Mr. Leak, being an experienced and seasoned collier merely gave the laconic answer: “Well, I have witnessed death before, Sir.”
The prosecution did not pursue the matter any further.
In cross-examination, however, Mr. Leak revealed one interesting fact. Shown an official photograph of the body on the rear seat of the car, Mr. Leak categorically denied that the legs had been bent in the way shown in the photograph when he discovered it; the leg he had felt had been straight along the seat. He had not bent it.
When the direct suggestion was put that someone must have bent the leg after he had left the car and before the photograph was
taken, Mr. Leak replied “It appears to be that way.”
He was not cross-examined on this point. Nor did Mr. Justice
O’Connor make any reference to it in his summing up.
Yet the inference is clear: if the body was moved after Mr. Leak had left it, rigor mortis could scarcely have been established.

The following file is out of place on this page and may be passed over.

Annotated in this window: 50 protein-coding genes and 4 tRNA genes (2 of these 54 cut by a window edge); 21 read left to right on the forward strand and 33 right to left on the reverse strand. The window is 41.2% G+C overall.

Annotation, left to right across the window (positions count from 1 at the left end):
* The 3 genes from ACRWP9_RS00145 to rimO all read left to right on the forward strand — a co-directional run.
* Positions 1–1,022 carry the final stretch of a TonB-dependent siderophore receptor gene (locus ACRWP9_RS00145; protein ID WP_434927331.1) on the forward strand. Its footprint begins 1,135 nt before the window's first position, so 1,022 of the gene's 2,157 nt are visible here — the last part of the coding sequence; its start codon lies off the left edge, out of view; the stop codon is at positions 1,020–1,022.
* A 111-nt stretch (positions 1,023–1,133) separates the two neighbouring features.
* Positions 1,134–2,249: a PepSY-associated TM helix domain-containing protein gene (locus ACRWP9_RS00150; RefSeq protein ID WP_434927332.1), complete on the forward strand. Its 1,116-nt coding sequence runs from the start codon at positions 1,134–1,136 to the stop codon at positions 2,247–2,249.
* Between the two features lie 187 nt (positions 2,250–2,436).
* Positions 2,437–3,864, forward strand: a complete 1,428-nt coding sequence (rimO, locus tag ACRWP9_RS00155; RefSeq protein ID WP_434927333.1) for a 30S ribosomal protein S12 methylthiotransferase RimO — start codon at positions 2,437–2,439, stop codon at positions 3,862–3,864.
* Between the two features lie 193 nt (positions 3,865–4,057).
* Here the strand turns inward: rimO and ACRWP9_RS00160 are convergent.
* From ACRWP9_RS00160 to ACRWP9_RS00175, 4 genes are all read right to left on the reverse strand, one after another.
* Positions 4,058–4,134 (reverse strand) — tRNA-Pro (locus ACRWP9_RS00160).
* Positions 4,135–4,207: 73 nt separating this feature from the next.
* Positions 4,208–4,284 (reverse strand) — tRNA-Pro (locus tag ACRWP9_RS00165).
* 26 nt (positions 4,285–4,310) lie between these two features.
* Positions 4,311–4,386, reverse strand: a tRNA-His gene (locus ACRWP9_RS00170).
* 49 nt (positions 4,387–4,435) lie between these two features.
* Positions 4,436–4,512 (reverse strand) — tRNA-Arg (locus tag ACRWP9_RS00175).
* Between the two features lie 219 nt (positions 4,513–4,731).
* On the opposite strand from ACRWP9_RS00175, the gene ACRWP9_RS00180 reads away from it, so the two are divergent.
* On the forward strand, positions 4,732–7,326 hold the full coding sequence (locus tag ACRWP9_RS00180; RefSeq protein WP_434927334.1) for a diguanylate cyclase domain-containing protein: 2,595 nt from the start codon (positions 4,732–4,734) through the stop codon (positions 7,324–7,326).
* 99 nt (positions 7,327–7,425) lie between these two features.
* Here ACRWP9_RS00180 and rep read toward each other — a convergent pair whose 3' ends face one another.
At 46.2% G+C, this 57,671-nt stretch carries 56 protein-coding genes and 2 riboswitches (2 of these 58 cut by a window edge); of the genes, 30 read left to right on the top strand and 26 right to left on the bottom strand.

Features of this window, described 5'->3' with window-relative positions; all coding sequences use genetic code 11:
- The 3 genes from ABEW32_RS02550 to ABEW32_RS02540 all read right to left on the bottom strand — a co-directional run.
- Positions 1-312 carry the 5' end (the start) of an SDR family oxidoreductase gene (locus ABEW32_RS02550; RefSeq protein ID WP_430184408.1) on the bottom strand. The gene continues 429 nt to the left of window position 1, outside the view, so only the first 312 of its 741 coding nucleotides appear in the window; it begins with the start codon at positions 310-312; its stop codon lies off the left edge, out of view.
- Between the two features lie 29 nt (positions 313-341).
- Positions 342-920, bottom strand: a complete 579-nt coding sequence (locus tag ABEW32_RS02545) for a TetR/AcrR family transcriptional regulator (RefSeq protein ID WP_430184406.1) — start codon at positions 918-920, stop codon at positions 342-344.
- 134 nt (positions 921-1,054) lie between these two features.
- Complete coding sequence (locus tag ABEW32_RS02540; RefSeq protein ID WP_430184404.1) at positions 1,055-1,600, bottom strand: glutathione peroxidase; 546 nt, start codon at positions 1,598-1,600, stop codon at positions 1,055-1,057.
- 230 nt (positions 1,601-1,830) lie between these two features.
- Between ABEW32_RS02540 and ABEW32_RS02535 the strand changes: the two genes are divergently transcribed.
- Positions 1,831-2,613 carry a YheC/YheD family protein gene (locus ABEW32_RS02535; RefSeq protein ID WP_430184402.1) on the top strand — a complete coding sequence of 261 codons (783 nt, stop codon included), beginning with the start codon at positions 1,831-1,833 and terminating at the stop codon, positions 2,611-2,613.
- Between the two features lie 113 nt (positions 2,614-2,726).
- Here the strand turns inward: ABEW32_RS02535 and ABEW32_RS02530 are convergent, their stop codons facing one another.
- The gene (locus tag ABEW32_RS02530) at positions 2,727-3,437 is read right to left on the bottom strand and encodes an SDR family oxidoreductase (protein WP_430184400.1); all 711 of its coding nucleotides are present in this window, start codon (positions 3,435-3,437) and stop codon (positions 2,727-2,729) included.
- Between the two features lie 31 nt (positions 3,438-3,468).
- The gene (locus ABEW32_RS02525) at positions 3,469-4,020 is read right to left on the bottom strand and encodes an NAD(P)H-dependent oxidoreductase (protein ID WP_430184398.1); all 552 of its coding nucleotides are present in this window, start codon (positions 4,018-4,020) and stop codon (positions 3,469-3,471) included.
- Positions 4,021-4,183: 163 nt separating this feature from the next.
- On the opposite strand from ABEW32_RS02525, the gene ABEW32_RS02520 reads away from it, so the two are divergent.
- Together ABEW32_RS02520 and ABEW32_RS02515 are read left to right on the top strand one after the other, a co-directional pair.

If it had, the movement would have broken it.
Could this have explained why no reference to it had been made by either Dr. Hunter, the G.P. who arrived half an hour later, or Dr.
Ennis, the pathologist, at the committal proceedings?

This is a case based on circumstantial evidence in which, as
remarked earlier, the balance of probabilities is of the essence.
In normal pathological practice a range of temperature loss of 2.6 to 3.2 degrees fahrenheit an hour is adopted; many factors can
influence the position within this range thought applicable to a given case, but the ambient temperature is obviously a dominant
Here is a case of a body lying in freezing temperatures for some 13 hours.
Can the balance of probability be said to lie in favour of a
temperature loss rate at (or even below) the minimum extreme?
In Professor Camps original statement for the defence he asserts “There is no justification for choosing, as between these terminal
figures, the lower figure in preference to any other.”
He points out that the mean figure within the range would have placed the time of death at 1:30 am. If this time were accepted as a probable time of death, the two accused could not possibly have been guilty of the crime as it was asserted by the prosecution, to have been committed.